|© UNICEF Afghanistan/2008/Khadivi|
|Faiz Mohammad Fayyaz has been selected as a young advocate for girls’ education in Afghanistan.|
By Roshan Khadivi
KABUL, Afghanistan, 28 April 2008 – Faiz Mohammad Fayyaz, now in his early twenties, lost his father when he was seven years old. His mother cannot read and write, because her father did not allow her to go to school, and married her off at the age of 14. Despite all this, Faiz’s mother made sure that he and his three sisters got an education.
Afghanistan continues to experience poverty as a result of three decades of conflict, as well as restrictive traditions limiting opportunities for millions of girls, particularly in rural areas. In response, the Government of Afghanistan is paying special attention to education – especially girls’ education – by integrating it into all priority programmes.
The Ministry of Education’s goal is to increase the net enrolment rate for girls and boys in primary grades to at least 60 per cent and 75 per cent, respectively, by 2010.
Trained to be champions
To build a network of strong and passionate advocates for girls’ education, UNICEF Afghanistan – in coordination with the Ministry of Education and the Afghanistan Girls’ Education Initiative (AGEI) – selected three ‘Young Champions’ to participate in a regional training session in Nepal. Faiz was one of them.
To help reach the goal for girls’ education, AGEI was launched in March 2007 with support from UNICEF and key partners under the umbrella of the global UN Girl’s Education Initiative.
The Afghan initiative offers a forum for extensive information-sharing, networking and funding to improve coordination and collaboration on girls’ education. The forum links local and national initiatives, and draws necessary expertise from within the country and outside sources.
|© UNICEF Afghanistan/2008/Rich|
|A UNICEF tent on the grounds of the Aino Girls High School in Kandahar is there to cope with the overwhelming demand for education.|
Messages of gender equality
Young Champions are men and women, around the same age as Faiz, who are trained as advocates for specific practices, attitudes and policies related to education for all girls and boys. As spokespersons for equal access to schooling, the champions represent the girls’ education movement at a community, national and, in some cases, regional level.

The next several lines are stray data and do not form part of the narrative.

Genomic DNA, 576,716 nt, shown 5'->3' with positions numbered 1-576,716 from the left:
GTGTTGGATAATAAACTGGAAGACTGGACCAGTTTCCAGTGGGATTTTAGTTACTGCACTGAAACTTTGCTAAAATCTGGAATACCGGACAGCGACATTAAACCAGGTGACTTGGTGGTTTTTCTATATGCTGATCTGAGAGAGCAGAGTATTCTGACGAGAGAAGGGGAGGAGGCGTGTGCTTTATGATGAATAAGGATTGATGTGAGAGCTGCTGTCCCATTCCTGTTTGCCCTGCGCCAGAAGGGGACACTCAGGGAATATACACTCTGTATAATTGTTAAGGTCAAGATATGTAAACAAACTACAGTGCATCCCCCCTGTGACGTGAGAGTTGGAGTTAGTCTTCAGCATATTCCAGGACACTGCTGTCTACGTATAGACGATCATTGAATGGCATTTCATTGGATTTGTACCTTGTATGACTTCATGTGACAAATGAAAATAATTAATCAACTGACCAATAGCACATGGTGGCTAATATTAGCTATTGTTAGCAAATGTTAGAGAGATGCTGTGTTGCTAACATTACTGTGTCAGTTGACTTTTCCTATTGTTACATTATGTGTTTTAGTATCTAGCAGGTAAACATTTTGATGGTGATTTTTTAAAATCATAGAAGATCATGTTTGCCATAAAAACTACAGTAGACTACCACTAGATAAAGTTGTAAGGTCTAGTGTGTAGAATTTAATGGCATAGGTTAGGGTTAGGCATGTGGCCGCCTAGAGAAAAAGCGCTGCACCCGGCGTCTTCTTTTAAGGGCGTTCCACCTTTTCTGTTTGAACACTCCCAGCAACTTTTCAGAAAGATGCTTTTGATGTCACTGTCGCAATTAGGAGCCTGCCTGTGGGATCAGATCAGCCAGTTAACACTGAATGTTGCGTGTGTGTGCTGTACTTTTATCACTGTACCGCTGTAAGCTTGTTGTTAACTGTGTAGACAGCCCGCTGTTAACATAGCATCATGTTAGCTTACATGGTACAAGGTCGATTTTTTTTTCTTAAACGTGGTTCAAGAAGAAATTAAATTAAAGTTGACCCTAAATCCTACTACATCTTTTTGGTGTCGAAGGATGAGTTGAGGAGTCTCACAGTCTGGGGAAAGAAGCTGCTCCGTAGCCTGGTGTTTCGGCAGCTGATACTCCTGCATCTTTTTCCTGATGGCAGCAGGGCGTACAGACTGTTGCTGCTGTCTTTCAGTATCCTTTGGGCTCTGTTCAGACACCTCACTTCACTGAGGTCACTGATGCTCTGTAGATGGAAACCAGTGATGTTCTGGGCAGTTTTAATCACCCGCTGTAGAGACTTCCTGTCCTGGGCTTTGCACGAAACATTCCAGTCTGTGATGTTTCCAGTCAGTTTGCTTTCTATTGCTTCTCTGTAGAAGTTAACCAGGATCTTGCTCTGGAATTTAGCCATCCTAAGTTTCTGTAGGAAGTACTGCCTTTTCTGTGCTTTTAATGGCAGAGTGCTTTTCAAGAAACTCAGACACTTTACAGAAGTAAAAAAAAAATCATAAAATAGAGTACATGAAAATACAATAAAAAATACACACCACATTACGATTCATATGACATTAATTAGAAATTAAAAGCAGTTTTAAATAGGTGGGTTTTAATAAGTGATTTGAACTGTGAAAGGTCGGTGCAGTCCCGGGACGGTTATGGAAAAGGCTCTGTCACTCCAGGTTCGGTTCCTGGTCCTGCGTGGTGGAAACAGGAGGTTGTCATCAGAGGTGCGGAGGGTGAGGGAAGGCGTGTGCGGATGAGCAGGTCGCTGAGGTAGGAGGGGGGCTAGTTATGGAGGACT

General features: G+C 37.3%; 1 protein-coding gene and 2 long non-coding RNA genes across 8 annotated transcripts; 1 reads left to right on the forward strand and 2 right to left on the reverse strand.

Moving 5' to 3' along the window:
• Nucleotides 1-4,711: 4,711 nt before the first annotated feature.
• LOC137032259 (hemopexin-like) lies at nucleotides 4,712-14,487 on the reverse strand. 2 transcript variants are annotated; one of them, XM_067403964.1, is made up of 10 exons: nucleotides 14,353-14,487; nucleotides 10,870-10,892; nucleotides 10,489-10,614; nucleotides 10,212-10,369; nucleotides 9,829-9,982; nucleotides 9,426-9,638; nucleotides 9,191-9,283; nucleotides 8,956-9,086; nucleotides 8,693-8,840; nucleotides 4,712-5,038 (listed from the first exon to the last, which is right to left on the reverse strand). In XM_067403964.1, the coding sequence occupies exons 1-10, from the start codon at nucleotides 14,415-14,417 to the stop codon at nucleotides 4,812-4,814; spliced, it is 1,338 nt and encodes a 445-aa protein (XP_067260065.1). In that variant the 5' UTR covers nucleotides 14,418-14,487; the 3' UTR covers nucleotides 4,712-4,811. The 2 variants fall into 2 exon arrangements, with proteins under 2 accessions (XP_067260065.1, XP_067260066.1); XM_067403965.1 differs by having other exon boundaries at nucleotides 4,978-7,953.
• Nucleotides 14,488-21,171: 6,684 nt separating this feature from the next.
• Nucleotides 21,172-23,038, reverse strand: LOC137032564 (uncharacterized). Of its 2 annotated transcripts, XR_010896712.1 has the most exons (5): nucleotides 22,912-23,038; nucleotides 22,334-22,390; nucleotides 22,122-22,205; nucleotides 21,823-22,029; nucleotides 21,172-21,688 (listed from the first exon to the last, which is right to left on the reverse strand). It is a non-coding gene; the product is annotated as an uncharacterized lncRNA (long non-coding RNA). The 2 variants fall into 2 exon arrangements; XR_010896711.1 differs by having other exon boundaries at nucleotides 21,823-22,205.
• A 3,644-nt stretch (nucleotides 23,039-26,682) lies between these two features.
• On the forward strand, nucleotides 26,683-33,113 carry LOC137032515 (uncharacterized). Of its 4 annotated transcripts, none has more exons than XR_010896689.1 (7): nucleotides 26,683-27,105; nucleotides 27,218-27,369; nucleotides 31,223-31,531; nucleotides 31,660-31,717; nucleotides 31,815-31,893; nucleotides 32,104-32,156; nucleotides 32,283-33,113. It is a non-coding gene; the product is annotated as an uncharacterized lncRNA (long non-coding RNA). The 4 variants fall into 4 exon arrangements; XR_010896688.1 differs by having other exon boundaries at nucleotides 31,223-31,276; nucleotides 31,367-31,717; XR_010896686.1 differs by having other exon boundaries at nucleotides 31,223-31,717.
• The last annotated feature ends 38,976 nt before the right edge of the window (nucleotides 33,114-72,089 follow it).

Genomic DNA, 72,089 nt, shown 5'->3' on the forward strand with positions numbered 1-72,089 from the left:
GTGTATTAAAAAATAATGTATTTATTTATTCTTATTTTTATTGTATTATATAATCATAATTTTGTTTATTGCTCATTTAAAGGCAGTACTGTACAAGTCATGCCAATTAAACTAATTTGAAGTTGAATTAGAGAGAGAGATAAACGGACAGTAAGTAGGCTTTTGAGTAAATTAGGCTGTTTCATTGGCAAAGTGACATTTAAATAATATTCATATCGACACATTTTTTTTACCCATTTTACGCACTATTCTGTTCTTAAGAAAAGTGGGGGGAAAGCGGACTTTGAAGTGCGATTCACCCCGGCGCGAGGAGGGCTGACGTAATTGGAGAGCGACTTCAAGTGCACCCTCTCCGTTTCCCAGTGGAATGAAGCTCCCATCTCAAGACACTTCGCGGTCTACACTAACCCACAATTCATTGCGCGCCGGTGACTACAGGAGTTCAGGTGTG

The Young Champion have frequent interaction with the media. They use print and especially radio outlets to ensure that communities are exposed to messages of gender equality in schooling.
“My dream is to travel to every corner of Afghanistan and see girls going to schools,” said Faiz. “Just think, if we have educated girls for the next 10 years, then our whole country will change.”
“In my opinion the biggest problem in Afghanistan for young girls is early marriage and lack of female teachers in schools,” Faiz recently wrote in a monthly newsletter, ‘Seeking Peace’, which he produces with his sister and distributes to the Parliament, ministries and embassies in Afghanistan. He spends his own money to make sure the newsletter comes out every month.
Faiz works as a media project officer for an international NGO in Afghanistan, as well. In his travels around the country, he takes every opportunity to speak face to face with religious and community leaders about girls’ school enrolment. He also gets the message out as he meets with the local radio stations in rural areas, as part of his job, to make sure that they cover key social issues.
As Faiz increases his Young Champion activities on behalf of girls’ education, his mother has decided to allow his sisters to continue with their education at the university level.
“When I was seeing a young girl going to school, I did not think about it very much and had no specific feelings,” Faiz recalled of his younger years. “Now that I have gained some awareness,” he added, “whenever I see school girls coming from schools, I feel particularly happy and feel hopeful for Afghanistan.”